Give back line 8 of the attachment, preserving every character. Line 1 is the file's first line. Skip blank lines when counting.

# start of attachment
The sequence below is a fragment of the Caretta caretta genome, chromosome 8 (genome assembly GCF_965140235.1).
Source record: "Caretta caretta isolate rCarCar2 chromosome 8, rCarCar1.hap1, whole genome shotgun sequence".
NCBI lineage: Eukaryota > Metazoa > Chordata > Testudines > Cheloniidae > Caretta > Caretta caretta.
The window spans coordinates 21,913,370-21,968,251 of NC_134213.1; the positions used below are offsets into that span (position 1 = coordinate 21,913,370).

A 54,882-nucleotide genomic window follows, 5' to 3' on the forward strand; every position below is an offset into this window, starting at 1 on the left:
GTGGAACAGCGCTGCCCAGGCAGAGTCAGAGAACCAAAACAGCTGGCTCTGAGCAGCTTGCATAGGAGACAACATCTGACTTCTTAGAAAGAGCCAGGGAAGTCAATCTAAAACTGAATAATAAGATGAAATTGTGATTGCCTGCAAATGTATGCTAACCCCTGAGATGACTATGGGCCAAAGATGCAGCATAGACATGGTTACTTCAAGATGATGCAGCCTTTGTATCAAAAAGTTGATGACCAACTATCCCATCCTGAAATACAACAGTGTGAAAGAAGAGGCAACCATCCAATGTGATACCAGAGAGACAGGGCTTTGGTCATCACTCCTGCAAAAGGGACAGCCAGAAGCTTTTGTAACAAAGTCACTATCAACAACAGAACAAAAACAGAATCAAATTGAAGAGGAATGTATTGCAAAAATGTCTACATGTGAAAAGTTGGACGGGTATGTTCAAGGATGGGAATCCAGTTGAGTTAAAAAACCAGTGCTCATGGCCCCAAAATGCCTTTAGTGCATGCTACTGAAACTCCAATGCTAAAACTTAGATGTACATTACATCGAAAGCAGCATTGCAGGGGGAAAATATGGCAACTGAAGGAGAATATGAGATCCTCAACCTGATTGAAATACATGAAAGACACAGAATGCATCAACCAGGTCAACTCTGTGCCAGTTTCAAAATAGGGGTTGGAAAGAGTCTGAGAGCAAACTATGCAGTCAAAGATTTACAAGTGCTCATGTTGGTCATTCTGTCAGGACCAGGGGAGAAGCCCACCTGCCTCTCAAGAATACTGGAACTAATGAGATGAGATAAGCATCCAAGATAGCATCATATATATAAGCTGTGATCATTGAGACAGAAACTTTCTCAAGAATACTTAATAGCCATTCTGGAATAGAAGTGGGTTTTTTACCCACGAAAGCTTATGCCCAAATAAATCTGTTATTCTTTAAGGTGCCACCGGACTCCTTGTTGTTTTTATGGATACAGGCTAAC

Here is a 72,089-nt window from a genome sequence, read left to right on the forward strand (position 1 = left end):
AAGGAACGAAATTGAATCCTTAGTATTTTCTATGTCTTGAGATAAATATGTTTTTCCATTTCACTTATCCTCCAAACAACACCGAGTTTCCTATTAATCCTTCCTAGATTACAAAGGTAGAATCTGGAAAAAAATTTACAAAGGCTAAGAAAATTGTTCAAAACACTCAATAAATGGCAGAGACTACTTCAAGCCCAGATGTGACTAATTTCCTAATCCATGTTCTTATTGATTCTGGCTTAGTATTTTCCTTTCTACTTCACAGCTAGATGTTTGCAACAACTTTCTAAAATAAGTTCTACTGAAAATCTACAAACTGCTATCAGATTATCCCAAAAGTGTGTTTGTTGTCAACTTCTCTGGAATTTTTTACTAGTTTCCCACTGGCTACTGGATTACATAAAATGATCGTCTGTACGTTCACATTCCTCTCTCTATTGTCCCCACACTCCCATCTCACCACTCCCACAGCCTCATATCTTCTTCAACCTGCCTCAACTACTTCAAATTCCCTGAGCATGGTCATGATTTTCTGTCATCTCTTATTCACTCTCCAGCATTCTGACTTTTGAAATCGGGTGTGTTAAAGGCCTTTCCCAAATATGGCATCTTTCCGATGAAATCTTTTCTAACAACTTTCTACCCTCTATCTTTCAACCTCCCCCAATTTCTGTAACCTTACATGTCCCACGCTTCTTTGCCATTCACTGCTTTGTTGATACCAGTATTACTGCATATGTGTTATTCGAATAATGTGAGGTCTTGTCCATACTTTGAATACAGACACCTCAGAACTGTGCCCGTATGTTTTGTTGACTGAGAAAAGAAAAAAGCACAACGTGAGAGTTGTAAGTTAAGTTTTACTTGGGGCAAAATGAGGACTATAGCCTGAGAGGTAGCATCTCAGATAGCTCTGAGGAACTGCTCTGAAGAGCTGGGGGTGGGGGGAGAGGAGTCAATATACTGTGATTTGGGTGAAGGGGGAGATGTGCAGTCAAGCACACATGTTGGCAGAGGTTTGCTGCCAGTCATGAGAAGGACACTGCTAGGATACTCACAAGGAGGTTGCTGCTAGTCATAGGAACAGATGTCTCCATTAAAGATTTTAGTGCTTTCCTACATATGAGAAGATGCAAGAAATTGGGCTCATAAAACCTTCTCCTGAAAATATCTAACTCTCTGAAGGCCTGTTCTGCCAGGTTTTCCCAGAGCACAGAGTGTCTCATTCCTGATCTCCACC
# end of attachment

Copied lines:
AAGGAACGAAATTGAATCCTTAGTATTTTCTATGTCTTGAGATAAATATGTTTTTCCATTTCACTTATCCTCCAAACAACACCGAGTTTCCTATTAATCCTTCCTAGATTACAAAGGTAGAATCTGGAAAAAAATTTACAAAGGCTAAGAAAATTGTTCAAAACACTCAATAAATGGCAGAGACTACTTCAAGCCCAGATGTGACTAATTTCCTAATCCATGTTCTTATTGATTCTGGCTTAGTATTTTCCTTTCTACTTCACAGCTAGATGTTTGCAACAACTTTCTAAAATAAGTTCTACTGAAAATCTACAAACTGCTATCAGATTATCCCAAAAGTGTGTTTGTTGTCAACTTCTCTGGAATTTTTTACTAGTTTCCCACTGGCTACTGGATTACATAAAATGATCGTCTGTACGTTCACATTCCTCTCTCTATTGTCCCCACACTCCCATCTCACCACTCCCACAGCCTCATATCTTCTTCAACCTGCCTCAACTACTTCAAATTCCCTGAGCATGGTCATGATTTTCTGTCATCTCTTATTCACTCTCCAGCATTCTGACTTTTGAAATCGGGTGTGTTAAAGGCCTTTCCCAAATATGGCATCTTTCCGATGAAATCTTTTCTAACAACTTTCTACCCTCTATCTTTCAACCTCCCCCAATTTCTGTAACCTTACATGTCCCACGCTTCTTTGCCATTCACTGCTTTGTTGATACCAGTATTACTGCATATGTGTTATTCGAATAATGTGAGGTCTTGTCCATACTTTGAATACAGACACCTCAGAACTGTGCCCGTATGTTTTGTTGACTGAGAAAAGAAAAAAGCACAACGTGAGAGTTGTAAGTTAAGTTTTACTTGGGGCAAAATGAGGACTATAGCCTGAGAGGTAGCATCTCAGATAGCTCTGAGGAACTGCTCTGAAGAGCTGGGGGTGGGGGGAGAGGAGTCAATATACTGTGATTTGGGTGAAGGGGGAGATGTGCAGTCAAGCACACATGTTGGCAGAGGTTTGCTGCCAGTCATGAGAAGGACACTGCTAGGATACTCACAAGGAGGTTGCTGCTAGTCATAGGAACAGATGTCTCCATTAAAGATTTTAGTGCTTTCCTACATATGAGAAGATGCAAGAAATTGGGCTCATAAAACCTTCTCCTGAAAATATCTAACTCTCTGAAGGCCTGTTCTGCCAGGTTTTCCCAGAGCACAGAGTGTCTCATTCCTGATCTCCACC